Lose a Gram of Fat, Reverse Diabetes

December 14, 2015

Lose a Gram of Fat, Lose Diabetes 

 Reference: Newcastle University, Diabetes Care 

 Published: Dec 14, 2015 

 Lose a gram of fat, lose diabetes. What a claim! But it is absolutely clear that losing weight does reverse adult-onset diabetes. In that light, how does this claim make sense?   It turns out that the fat you have to lose is from your pancreas gland. It appears from this study that fat in the pancreas gland plays a role in the disease. This is how this study argues. 18 people with diabetes, and 9 without who were scheduled for bariatric surgery all had measurements of fat levels in the pancreas and sensitivity to insulin, before and after surgery.   They all then had bariatric surgery and subsequently lost about 13% of body fat. 

Here is the critical finding: only the diabetics who then had their diabetes reversed lost fat from their pancreas gland. Those folks who weren’t diabetic didn’t have any fat loss from their pancreas glands.   Now, with a pancreas gland that is only 50 milliliters in volume, they had to develop a new procedure for calculating fat content based on the MRI scan.   Their finding was that only diabetics lost that fat, about 0.6 mls total. Did you get that, they only had to lose .6 milliliters of fat from their pancreas glands? Can you imagine that? Does it make sense? Could this be error? Are 18 patients enough for this to be credible? 

Can 0.6 mls really be measured that accurately in someone who weighs over 200 pounds and needs bariatric surgery? I’m skeptical because the numbers are so small, but it can make sense for the following reason.   Type II diabetes is high blood sugar (glucose) only because the fat cell is insulin resistant.   It is insulin resistant because it has become too large.   There is plenty of insulin around, but the fat cell won’t respond normally.   Your pancreas can only secrete so much insulin in a lifetime, and when you pump out high levels for years, you eventually exhaust your ability to make anymore. An arithmetic analogy would be to claim that your pancreas can only make a million units of insulin in a lifetime. If you consume more than 45 units a day, you will run out of insulin by age 60.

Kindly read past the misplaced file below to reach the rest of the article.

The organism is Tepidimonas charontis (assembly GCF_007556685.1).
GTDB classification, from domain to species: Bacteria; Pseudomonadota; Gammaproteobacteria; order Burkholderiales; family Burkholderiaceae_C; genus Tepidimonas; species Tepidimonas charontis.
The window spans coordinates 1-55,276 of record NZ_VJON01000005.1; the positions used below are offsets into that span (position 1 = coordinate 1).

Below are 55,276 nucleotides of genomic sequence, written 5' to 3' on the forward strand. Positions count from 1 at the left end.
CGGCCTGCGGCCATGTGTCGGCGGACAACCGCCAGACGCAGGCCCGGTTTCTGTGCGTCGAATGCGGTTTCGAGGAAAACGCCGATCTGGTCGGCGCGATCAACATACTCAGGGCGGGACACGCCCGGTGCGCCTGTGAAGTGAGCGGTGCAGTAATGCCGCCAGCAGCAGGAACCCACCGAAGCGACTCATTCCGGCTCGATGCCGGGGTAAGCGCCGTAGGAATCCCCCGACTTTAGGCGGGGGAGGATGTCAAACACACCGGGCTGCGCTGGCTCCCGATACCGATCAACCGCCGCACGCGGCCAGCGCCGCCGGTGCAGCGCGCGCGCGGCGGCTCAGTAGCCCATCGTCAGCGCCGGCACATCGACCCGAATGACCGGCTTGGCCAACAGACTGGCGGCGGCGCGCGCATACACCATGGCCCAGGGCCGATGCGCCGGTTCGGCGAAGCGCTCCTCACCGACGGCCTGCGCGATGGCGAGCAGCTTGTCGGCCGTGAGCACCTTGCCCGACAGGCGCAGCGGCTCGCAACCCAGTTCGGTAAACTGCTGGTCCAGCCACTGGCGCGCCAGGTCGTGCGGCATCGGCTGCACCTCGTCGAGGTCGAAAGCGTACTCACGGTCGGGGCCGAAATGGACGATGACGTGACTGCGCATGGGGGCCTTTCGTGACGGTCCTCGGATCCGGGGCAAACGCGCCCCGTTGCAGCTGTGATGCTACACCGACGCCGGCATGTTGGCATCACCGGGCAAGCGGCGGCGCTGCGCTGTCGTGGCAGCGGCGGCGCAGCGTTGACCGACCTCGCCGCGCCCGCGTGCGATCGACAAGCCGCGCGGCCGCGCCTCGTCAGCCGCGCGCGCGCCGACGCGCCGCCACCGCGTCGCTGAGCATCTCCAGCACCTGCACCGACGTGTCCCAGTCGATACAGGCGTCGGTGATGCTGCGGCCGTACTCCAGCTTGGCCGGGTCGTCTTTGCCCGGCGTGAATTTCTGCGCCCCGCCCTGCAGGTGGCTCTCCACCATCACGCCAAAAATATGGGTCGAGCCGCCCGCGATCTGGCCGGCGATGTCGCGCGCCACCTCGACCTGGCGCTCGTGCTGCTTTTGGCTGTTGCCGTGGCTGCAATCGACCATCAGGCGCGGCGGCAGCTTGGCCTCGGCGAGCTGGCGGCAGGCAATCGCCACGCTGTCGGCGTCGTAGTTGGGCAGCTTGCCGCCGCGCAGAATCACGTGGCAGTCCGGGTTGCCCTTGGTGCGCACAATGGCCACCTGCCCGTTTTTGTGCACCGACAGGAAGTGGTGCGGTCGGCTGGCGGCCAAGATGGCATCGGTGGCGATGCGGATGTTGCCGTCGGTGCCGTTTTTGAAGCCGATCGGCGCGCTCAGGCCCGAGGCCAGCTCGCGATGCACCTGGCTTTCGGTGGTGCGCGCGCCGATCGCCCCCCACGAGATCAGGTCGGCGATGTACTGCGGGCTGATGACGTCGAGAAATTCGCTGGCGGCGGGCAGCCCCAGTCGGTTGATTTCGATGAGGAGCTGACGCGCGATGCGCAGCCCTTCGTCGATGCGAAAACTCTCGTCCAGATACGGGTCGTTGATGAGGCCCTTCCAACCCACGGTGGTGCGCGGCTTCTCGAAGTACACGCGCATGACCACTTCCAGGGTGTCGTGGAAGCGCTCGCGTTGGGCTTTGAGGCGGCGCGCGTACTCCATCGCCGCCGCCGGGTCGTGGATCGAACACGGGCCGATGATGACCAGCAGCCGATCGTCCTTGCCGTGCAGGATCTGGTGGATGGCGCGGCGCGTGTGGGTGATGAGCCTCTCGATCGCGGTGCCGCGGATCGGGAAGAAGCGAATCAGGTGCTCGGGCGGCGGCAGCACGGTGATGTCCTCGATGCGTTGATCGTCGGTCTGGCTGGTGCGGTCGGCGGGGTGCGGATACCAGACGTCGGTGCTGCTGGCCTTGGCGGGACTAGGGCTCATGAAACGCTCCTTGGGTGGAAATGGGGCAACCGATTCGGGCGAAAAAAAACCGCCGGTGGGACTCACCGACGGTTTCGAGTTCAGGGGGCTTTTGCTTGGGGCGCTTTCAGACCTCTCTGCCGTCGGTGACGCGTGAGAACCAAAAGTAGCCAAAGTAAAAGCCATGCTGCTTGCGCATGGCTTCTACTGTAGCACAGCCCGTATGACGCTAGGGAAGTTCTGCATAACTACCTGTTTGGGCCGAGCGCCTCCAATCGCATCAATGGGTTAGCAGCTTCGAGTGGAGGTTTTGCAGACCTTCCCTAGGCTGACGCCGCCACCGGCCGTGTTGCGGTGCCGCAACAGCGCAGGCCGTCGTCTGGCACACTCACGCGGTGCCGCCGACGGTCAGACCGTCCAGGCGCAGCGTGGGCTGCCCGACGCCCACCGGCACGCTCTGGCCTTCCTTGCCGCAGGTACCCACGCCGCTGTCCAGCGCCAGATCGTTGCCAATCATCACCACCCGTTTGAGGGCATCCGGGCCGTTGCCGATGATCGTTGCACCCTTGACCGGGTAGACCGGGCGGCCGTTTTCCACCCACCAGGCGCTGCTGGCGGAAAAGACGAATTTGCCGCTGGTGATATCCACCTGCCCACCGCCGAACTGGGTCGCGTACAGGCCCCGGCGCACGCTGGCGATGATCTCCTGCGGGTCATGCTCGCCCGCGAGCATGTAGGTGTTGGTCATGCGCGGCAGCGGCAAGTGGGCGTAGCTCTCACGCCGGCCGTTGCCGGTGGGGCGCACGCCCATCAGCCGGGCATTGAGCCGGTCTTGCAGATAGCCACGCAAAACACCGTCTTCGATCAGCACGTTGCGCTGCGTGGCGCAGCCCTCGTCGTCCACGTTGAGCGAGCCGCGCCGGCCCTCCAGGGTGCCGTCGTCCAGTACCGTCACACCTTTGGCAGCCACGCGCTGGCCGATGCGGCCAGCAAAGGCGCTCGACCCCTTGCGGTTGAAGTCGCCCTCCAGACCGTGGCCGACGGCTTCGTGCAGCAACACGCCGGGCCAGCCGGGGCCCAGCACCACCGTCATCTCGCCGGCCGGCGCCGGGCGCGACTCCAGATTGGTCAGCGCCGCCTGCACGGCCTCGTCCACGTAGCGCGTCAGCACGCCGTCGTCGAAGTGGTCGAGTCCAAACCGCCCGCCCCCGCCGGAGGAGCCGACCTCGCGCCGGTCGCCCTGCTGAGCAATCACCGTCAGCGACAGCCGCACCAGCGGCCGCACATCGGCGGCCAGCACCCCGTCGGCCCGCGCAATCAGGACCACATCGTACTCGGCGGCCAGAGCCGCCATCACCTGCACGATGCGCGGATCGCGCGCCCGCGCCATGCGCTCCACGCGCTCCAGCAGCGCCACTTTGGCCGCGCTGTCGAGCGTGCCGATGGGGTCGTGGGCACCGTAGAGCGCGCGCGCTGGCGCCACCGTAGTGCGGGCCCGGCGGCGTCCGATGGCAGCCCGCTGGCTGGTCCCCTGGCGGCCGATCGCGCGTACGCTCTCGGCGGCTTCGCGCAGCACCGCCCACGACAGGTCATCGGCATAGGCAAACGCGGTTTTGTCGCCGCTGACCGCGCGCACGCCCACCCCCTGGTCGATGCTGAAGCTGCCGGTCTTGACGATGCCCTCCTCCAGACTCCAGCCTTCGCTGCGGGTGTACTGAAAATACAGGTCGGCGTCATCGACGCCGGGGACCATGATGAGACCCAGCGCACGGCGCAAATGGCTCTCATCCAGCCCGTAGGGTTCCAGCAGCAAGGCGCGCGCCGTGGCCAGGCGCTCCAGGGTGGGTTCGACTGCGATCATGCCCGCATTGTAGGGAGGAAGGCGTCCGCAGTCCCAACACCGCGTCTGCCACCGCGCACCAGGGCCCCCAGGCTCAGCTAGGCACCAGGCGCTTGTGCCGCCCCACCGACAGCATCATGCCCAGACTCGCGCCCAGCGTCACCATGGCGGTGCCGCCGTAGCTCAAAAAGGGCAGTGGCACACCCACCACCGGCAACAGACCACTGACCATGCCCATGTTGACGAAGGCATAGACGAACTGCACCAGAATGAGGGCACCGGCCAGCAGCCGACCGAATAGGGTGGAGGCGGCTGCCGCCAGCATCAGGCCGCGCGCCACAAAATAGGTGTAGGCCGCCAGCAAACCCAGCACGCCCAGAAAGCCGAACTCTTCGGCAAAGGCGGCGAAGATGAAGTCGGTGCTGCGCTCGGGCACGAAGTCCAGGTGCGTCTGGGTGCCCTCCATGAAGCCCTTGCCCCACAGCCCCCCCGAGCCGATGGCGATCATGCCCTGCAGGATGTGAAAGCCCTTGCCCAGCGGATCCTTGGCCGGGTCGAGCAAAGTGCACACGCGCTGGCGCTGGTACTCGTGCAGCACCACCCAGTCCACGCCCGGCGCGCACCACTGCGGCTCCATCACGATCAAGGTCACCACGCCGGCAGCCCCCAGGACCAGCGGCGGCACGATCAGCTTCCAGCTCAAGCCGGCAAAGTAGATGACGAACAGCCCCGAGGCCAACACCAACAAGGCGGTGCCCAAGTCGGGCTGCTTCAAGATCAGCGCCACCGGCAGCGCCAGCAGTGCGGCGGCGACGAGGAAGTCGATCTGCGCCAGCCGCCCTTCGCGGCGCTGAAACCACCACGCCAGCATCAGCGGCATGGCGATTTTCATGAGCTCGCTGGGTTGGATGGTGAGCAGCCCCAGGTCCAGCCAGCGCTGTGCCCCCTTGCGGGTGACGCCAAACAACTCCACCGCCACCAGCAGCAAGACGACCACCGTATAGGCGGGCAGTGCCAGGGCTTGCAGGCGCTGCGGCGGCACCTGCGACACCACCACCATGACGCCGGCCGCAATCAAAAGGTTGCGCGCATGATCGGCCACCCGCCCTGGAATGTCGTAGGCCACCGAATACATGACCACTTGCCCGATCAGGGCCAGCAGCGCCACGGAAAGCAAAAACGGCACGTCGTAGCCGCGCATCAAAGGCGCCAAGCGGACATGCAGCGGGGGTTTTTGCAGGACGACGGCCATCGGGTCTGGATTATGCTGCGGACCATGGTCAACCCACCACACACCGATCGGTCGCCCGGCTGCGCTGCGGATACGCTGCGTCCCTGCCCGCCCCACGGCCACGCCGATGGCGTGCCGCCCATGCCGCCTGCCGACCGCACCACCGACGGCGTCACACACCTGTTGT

That’s what we see. Folks who are overweight have insulin resistance. Their blood sugar is only slightly elevated, but their insulin is higher than ideal (my belief ideal is under 7 – most health systems claim normal range is 2-23 or so with an average around 12). In their 50s these folks have their pancreas glands starting to run out, so their insulin level starts to fall. Medication can squeeze you for a few years, but then you are using up insulin even faster. By age 60, you are completely out and need to be put on someone else’s insulin (a pig for example). A large fat cell has the same number of insulin receptors (about 170,000) as a small cell. But they are further apart and further from the nucleus of the fat cell.   Fat cells get bigger, not more numerous, as you put on weight. That makes insulin signaling on the surface of the cell less efficient. 

The only way to fix that is to reduce the size of the fat cell. The only way to do that is to lose weight. So, it makes sense. This falls in line with other studies and confirms that the proper method of reversing diabetes is weight loss, not pills. And it raises questions about what we should be testing and what our normal limits should be.   In my mind, a normal insulin level should be a goal for all of us, (<7) and a normal blood sugar should be considered as less than 87, not less than 100. At a blood sugar of 99, you are still putting out insulin, and if your fat cells are too big, too much insulin. 

 WWW. What will work for me?   I can’t do MRIs on folks' pancreas glands. This is obviously just a research study, but it falls in line and explains what’s happening when you lose weight. Your pancreas puts on weight, just like your fat cell. And your intracellular signaling gets out of whack with that.   You then must eat food that doesn’t require insulin: fat and green vegetables.   Hmmm. Bacon and spinach. Sounds like those Southern Gullah chefs had it figured out.   

 Pop Quiz  

  1. To reverse adult-onset diabetes I can get bariatric surgery? T or F                   Answer:  True. Crazy but true. Heavy-duty surgery that relapses after a couple of years is nuts when you can accomplish the same with eating differently.
  1. Weight loss from my pancreas gland on the order of 0.6 ml or 1 gram of fat is enough to reverse diabetes. T or F                          Answer:  Yup
  1. Adult-onset diabetes means you have likely been having relatively high insulin levels for years, and your pancreas gland is pooping out. T or F                   Answer:  True
  1. If you dramatically reduce your demand for insulin by losing weight and eating foods that need no demand for insulin (fat and greens), you can stretch out the life function of your pancreas dramatically. T or F                     Answer:  That’s the point
  1. You should have your insulin level checked as often as your blood glucose. T or F          Answer:    Well, maybe not as often, but often enough to help you get to normal.